CHICAGO (Reuters) - A Kentucky woman is suing the U.S. arm of Brazil’s JBS SA, alleging she was hospitalized after consuming ground beef produced by the company that was tainted with Salmonella, according to a lawsuit filed on Friday in Arizona state court.
The lawsuit comes one day after the U.S. Agriculture Department’s Food Safety and Inspection Service (FSIS) announced that JBS Tolleson Inc was voluntarily pulling 6.5 million pounds of ground beef and other raw beef products that had been shipped to stores across the country. JBS Tolleson is part of JBS USA, the U.S. arm of the world’s largest meatpacking company.
The meat had been processed through JBS’ Arizona plant, the USDA said. The agency later updated the volume of beef products being recalled, to 6.9 million pounds.
JBS USA could not be immediately reached for comment on Friday.
The complaint, filed in Superior Court of the state of Arizona in Maricopa County, said Dana Raab bought the JBS-produced ground beef from Sam’s Club in September and made meat loaf with some of it before freezing the rest.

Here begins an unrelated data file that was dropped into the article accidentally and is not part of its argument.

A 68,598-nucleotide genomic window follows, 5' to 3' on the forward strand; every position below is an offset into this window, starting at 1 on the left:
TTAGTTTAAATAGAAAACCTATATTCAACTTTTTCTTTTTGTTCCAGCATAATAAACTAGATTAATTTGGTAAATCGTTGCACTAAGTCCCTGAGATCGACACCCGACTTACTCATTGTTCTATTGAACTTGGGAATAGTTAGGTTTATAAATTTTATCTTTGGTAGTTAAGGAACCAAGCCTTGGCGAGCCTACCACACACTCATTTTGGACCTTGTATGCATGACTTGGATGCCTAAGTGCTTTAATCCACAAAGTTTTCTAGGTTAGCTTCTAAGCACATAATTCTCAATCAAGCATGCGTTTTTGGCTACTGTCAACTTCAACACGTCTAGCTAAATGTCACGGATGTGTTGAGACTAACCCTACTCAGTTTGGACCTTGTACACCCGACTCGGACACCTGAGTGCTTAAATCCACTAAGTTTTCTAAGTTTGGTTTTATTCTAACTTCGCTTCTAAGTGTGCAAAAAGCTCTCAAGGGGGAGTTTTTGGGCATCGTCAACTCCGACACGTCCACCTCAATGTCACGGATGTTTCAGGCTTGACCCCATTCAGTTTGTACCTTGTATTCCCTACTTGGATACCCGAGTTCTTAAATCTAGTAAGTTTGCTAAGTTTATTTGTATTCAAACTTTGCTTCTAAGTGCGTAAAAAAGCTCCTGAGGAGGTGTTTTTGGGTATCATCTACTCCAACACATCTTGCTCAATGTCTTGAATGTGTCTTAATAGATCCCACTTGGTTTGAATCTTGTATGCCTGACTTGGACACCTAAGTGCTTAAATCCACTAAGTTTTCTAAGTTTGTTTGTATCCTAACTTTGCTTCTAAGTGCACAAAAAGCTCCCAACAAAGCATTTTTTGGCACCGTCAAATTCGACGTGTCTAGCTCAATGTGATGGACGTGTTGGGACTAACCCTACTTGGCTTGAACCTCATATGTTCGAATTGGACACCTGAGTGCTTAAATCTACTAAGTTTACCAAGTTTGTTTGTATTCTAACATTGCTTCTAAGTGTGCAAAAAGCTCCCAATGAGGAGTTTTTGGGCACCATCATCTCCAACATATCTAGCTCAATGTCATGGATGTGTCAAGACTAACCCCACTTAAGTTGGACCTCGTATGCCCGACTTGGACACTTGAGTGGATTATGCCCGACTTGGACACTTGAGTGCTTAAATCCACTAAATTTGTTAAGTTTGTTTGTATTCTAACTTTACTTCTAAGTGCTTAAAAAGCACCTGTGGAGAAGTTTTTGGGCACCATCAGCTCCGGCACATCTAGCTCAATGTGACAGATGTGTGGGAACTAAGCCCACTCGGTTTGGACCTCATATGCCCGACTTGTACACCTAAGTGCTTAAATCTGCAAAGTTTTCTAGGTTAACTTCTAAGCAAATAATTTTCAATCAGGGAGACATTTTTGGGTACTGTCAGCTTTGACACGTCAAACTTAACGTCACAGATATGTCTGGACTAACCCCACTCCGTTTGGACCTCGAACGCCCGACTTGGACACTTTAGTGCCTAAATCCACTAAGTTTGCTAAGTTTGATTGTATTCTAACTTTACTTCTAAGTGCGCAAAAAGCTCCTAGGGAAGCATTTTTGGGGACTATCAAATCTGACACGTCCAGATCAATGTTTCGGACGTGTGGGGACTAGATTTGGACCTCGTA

Raab later fell ill, tested positive for Salmonella Newport, and was hospitalized for five days due to severe dehydration and a blocked bile duct, the complaint said.
Salmonella can cause fever, diarrhea and abdominal pain, and can be fatal to young children, the elderly, and people with compromised immune systems.
U.S. investigators have identified at least 57 people in 16 states who have become ill due to consuming contaminated ground beef products made from meat traced back to JBS, USDA said.
“I expect that number is going to go up, because one of our clients is from Nevada - and the health department there has told him he is one of more than 200 people they’ve identified as being part of this outbreak,” said attorney William Marler, who is representing Raab.
Officials from the Nevada Department of Health and Human Services did not immediately return calls for comment on Friday.
The USDA had alerted JBS Tolleson Inc’s president Andre Noqueira in 2017 that there were problems at the Arizona plant, according to a USDA document and the Raab lawsuit. Federal inspectors in 2017 accused Noqueira of enabling “egregious” and “inhumane” livestock practices, according to the lawsuit.
“Officials found two ‘mentally incoherent’ cows laying on their side and ‘moaning as if in pain’,” the complaint said. “The inspector asked for the cows to be euthanized but one died in its pen before it could be put down.”
Federal inspectors deferred taking action against the company, according to the USDA document.
Reporting By P.J. Huffstutter; editing by Caroline Stauffer